In horticulture, a canopy is described as the highest part of trees, or branches of the trees, in a forest, forming a more or less and endless layer of foliage. A canopy is the highest layer of bioactivity in a forest environment.
A canopy can also denote to the percentage of a plant community located above ground created by the crowns of individual plants. Within the garden, the canopy is where you will most likely find both the fruits of plants, as well as the insects that prey on those fruits and the plants’ leaves. Therefore, the canopy can also describe a physical structure elevated to give shade or to block rainfall or other precipitation in a particular setting.Canopy explained by Plant-Grow
Canopy can be applied to a large range of environments in which plant crowns are close to one another. Typically canopies in tropical rainforests, but also in deciduous forests and even located in home gardens.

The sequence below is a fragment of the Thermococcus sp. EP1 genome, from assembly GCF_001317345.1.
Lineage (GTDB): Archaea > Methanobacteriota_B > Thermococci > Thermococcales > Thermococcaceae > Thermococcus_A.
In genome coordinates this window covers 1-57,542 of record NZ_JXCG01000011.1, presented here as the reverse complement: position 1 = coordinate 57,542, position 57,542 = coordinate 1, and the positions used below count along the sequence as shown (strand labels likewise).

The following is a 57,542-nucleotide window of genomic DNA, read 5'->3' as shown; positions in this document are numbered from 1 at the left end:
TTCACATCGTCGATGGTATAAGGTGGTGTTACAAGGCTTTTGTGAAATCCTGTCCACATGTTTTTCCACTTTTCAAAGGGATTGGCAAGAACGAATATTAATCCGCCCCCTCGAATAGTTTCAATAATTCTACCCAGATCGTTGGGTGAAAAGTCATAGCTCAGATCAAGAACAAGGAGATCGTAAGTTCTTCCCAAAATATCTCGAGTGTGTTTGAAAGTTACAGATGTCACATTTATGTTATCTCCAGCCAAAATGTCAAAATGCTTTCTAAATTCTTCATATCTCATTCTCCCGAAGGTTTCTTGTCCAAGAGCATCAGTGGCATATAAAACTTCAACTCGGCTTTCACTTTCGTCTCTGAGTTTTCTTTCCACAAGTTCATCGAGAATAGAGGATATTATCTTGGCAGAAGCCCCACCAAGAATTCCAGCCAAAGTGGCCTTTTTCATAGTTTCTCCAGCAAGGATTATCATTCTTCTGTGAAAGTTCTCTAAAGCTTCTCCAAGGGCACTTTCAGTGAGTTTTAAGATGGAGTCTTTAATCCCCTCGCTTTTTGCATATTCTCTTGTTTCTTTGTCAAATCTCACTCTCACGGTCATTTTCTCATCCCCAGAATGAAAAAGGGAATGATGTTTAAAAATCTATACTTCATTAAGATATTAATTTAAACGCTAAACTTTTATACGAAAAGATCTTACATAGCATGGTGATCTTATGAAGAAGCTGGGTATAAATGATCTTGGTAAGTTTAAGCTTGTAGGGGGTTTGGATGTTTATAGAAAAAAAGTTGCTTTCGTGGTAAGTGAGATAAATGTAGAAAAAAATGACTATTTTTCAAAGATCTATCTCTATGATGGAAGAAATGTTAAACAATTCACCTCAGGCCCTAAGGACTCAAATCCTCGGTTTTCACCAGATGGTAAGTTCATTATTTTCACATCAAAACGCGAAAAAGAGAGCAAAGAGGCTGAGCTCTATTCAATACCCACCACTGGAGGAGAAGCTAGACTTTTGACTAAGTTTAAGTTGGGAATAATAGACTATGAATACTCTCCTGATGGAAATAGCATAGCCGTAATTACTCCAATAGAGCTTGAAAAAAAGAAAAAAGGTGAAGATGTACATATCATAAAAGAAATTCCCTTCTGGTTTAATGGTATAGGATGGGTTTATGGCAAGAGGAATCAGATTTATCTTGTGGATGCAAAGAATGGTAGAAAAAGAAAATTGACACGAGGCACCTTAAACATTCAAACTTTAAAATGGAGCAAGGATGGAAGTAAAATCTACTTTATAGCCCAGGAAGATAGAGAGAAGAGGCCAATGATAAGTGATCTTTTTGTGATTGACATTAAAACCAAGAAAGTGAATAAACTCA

Within the natural world, most animal and insect life are actually found in the canopy reign, there usually not found on or near the ground. Usually, up to 90% of all life in a forest can be found in the higher locations of the environment.
Pertaining to gardening, the canopy is the summit of the seven layers. It is the apex area where biodiversity is found, and is a typical expression that is applied to plants like corn, fruit trees, and even shade trees and trees within a wooded area of the plot.
This idea also holds true in forest horticulture, with a means that depends on the use of canopy trees interspersed with ground cover and fruit-bearing plants to allow shade, ascending possibilities for vines, and protection for wildlife. In this sense, existing shade trees can be utilized, or a forest garden can be started from nothing with seedling shade trees planted and given the opportunity to mature over the course of years and decades.
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